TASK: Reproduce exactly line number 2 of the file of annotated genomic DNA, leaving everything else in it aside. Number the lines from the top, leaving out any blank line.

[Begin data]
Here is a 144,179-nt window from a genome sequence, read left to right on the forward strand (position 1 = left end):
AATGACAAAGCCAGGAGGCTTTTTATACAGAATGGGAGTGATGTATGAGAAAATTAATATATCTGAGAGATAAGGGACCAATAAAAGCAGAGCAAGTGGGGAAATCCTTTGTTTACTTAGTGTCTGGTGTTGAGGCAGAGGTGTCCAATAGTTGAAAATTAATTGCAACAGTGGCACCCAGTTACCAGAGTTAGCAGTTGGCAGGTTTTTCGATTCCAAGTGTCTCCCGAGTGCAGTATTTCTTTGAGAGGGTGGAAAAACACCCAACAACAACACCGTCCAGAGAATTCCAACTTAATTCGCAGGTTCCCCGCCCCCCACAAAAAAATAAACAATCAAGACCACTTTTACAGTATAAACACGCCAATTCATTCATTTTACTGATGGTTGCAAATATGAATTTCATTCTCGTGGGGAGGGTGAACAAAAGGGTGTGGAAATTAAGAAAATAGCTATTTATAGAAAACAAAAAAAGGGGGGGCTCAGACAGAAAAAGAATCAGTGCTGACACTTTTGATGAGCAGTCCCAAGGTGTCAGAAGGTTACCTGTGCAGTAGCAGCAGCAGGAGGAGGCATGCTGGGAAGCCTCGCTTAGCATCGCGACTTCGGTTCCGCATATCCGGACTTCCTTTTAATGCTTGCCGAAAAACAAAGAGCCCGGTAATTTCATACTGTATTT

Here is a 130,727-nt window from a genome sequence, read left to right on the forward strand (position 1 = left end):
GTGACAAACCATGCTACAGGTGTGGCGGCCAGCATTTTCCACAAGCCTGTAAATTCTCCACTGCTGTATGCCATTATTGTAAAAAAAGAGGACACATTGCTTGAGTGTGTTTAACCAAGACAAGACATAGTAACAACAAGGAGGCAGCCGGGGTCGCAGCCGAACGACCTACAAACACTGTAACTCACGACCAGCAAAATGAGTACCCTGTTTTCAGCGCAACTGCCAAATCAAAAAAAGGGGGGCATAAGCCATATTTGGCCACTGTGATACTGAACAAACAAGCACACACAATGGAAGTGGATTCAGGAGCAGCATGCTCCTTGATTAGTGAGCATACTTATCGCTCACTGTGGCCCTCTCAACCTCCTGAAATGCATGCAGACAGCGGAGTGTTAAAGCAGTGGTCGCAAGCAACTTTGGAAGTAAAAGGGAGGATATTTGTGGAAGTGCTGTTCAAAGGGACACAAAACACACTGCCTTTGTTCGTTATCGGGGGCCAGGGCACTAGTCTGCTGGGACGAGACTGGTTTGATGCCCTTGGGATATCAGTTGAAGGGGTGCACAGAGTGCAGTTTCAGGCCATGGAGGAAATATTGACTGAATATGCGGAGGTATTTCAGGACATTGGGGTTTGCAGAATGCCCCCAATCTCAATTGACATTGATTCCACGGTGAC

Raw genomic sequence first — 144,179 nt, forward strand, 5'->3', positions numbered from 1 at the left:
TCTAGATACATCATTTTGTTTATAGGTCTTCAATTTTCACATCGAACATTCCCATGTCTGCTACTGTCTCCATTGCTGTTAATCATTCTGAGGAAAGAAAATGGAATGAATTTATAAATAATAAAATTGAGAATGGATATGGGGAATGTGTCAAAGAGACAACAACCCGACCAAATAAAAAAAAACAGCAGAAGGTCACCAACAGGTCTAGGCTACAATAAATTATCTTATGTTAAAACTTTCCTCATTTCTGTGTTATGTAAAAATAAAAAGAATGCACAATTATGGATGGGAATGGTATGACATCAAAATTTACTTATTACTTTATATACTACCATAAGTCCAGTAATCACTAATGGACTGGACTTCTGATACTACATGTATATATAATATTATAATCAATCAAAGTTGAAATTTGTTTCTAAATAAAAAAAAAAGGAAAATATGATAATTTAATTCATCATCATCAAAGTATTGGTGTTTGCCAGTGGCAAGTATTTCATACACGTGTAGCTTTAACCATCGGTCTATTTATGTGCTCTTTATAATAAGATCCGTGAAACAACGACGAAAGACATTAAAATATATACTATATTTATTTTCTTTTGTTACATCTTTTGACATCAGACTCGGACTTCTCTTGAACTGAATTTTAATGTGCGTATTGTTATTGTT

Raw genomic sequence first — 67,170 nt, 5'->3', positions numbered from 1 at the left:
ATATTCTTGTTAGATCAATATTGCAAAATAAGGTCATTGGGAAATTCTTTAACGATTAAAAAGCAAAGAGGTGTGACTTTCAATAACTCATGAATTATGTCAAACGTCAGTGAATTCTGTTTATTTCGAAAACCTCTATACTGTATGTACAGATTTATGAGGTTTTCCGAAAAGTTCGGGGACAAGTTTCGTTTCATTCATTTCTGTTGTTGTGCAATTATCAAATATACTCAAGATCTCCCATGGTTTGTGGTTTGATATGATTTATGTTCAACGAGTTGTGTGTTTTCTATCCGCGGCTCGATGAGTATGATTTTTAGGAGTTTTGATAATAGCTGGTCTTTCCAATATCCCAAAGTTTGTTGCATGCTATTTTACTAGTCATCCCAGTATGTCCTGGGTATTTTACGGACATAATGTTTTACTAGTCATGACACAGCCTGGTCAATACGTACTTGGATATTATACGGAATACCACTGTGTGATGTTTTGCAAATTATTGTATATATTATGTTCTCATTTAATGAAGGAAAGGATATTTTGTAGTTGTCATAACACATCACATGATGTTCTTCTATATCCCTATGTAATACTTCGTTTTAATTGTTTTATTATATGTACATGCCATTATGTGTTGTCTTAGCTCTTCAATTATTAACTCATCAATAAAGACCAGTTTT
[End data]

AATGACAAAGCCAGGAGGCTTTTTATACAGAATGGGAGTGATGTATGAGAAAATTAATATATCTGAGAGATAAGGGACCAATAAAAGCAGAGCAAGTGGGGAAATCCTTTGTTTACTTAGTGTCTGGTGTTGAGGCAGAGGTGTCCAATAGTTGAAAATTAATTGCAACAGTGGCACCCAGTTACCAGAGTTAGCAGTTGGCAGGTTTTTCGATTCCAAGTGTCTCCCGAGTGCAGTATTTCTTTGAGAGGGTGGAAAAACACCCAACAACAACACCGTCCAGAGAATTCCAACTTAATTCGCAGGTTCCCCGCCCCCCACAAAAAAATAAACAATCAAGACCACTTTTACAGTATAAACACGCCAATTCATTCATTTTACTGATGGTTGCAAATATGAATTTCATTCTCGTGGGGAGGGTGAACAAAAGGGTGTGGAAATTAAGAAAATAGCTATTTATAGAAAACAAAAAAAGGGGGGGCTCAGACAGAAAAAGAATCAGTGCTGACACTTTTGATGAGCAGTCCCAAGGTGTCAGAAGGTTACCTGTGCAGTAGCAGCAGCAGGAGGAGGCATGCTGGGAAGCCTCGCTTAGCATCGCGACTTCGGTTCCGCATATCCGGACTTCCTTTTAATGCTTGCCGAAAAACAAAGAGCCCGGTAATTTCATACTGTATTT